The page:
Rethink pricing?

Just a suggestion to rethink your pricing. Coda’s scheme to charge only for Doc Makers is a disincentive to adopt the platform. Both Coda and an organization choosing to adopt Coda have an interest in maximizing usage broadly so that culturally within an organization the application is the go-to tool. Charging for Doc Makers at a high price per user means that Doc Makers become gatekeepers. Imagine what a frustrating pattern it would be in an organization if most people had to ask their manager to create a new meeting notes document so that they could edit it.
What’s a better pricing model? I’m not sure, but I think some kind of tiered system that can be configured to automatically jump to the next price point makes the most sense to me. Each new tier is a better deal for greater usage. All users in an organization are able to have unlimited control. The admin is notified each time usage approaches the next tier for cost control.
For example, suppose there’s just editors and viewers. Everyone has edit authority. An organization pays, say, $X/mo/editor for only active editors during a billing cycle. And “active” editors is something meaningful — not just somebody voting in a poll or correcting a typo.
$X might be $5 for up to 20 editors. $4 for up to 50, etc.
Such a scheme, I think, would remove a significant barrier to usage, incentivize adoption, and allow an organization to pay for only what they use.

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I agree that the pricing needs some rethinking, but for a different reason.

I come from the personal use side of things and I think the current pricing system is much more in favor of businesses vs personal use, especially compared to similar apps.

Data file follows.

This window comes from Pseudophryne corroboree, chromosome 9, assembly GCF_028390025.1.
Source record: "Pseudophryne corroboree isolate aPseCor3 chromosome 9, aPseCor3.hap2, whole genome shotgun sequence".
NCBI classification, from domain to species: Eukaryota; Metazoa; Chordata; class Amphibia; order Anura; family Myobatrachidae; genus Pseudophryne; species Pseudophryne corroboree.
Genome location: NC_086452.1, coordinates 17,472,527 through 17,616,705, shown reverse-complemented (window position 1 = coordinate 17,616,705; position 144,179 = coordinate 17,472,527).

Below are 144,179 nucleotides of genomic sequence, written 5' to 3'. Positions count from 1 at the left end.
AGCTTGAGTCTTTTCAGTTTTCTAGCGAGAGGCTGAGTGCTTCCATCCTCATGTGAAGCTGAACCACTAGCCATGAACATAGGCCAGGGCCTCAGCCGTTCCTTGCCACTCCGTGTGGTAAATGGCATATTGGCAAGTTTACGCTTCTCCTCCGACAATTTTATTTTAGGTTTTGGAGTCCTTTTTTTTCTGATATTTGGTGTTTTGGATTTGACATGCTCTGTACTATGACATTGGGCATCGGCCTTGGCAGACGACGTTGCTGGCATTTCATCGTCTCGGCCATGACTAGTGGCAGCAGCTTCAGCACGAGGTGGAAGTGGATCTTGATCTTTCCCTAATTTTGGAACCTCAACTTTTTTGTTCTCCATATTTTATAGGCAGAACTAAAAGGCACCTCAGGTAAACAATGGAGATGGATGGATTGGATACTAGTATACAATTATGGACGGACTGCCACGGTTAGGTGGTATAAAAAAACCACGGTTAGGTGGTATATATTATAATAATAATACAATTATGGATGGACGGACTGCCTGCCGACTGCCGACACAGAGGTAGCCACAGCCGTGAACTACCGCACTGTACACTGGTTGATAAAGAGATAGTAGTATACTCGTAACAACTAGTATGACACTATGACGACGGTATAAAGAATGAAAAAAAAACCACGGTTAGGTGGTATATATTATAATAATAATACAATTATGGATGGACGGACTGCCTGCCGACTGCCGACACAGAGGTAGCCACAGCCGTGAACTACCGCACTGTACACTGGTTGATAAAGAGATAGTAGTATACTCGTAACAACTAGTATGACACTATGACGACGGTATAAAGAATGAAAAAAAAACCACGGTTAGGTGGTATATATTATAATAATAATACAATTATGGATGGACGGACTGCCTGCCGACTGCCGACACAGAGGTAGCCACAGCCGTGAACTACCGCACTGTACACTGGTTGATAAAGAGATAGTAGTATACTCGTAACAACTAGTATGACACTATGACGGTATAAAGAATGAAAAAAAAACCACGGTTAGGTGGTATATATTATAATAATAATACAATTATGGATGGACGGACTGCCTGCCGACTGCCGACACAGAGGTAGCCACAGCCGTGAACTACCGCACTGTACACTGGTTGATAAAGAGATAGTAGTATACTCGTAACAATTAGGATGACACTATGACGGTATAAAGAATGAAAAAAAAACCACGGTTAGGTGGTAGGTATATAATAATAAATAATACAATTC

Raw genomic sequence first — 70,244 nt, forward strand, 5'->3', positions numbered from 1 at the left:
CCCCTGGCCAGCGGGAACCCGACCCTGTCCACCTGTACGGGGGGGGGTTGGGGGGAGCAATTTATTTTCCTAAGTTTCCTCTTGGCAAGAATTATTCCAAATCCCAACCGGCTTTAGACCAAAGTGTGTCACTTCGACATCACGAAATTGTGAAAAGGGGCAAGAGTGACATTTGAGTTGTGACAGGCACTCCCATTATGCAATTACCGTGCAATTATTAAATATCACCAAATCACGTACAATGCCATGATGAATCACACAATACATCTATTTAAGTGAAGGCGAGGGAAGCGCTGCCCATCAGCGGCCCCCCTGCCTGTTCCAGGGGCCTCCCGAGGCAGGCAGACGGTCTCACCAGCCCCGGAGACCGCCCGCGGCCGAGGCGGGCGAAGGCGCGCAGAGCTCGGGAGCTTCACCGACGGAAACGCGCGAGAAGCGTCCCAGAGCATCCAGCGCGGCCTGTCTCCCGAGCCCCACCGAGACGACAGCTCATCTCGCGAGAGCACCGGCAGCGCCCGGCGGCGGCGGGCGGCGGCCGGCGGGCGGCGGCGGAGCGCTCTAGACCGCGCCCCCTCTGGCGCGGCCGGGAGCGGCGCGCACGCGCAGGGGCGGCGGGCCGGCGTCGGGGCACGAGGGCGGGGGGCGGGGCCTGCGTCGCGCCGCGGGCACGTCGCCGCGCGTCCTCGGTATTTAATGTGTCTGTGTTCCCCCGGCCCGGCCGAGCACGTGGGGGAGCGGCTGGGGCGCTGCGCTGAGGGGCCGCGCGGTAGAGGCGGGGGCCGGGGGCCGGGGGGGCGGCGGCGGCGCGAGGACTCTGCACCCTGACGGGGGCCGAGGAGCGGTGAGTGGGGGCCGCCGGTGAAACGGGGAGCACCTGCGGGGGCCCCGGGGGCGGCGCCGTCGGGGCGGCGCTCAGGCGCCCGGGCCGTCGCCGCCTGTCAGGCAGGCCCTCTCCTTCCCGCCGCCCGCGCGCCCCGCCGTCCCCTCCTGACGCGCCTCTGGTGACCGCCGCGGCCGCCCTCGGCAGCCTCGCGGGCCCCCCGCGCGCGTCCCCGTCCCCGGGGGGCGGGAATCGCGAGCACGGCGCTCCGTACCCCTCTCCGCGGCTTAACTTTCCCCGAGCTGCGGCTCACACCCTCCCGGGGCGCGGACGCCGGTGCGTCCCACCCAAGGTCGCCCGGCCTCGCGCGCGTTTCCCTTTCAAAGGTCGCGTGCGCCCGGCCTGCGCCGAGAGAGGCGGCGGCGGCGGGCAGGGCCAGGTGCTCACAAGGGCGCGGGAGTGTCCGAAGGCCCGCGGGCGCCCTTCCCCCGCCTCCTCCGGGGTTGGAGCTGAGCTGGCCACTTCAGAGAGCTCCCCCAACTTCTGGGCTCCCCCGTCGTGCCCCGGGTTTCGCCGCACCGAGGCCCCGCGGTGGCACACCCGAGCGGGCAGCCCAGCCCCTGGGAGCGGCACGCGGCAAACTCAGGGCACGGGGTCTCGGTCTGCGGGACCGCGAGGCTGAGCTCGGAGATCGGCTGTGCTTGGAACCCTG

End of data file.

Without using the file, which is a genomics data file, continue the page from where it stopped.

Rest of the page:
I must admit that I kind of like current setup of pricing (for business use, for personal use its different thing). I understand your comment

but there are ways how you can setup your meeting documents in current system to avoid this.

Also I don’t think its good idea (at lest from my humble experience) to allow everyone in the company full control as you suggested, because everybody will create their own version of documents or how do they think something needs to be done or tracked etc., eventually leading to total chaos. You need some more structured approach, and certain number of people (in case of Coda Doc makers) who will setup the system and global way “how we do things” that will other use, everything else leads to confusion and chaos.
Again, you can’t expect that everybody has enough knowledge of platform, and even software in general, to be able to build and use this software optimally (or that that they have time to learn platform from scratch with other stuff they do, not to mention “I couldn’t be bothered” factor that could lead to pretty bad documents). Not to mention global “awareness” of company’s workflows, processes and grander scheme of thigs (which is also important when building any type of company software).


I pay for Coda and I am really happy with it. But I do agree that the pricing needs to be changed (not for me, I am ok with the price). The limitation in number of rows or editors are very bad to adoption, that’s why Notion made their free plan limitless, they need people on the platform to use and talk about it, generating free propaganda and then they get paid users.

Also, about your setup, I have to agree with @Marko_Petrovic that are ways to do a workaround with this kind of problem. My notes are all added to tables with a special column to use as a rich text enviroment.

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I appreciate the replies and agree with @Marko_Petrovic that there is value in having some oversight. I think it is the difference between a note-taking app — where Notion is aiming — and a group tool where consistency is important. Perhaps Coda might allow for unlimited Doc Making in a user’s private space, but administrative control options over shared spaces. That would address both use cases: individual note taking and shared group documents.

I took the plunge with a trial subscription after I wrote the post above. When I set up a payment I discovered that Coda has some nice options to reduce friction while keeping costs under control. A group admin can (1) allow anyone to be promoted to a Doc Maker, (2) allow a 7-day grace period and notification or (3) disallow new Doc Makers. For my scenario, (2) solves my problem. I wish that distinction had been made clear on the pricing page.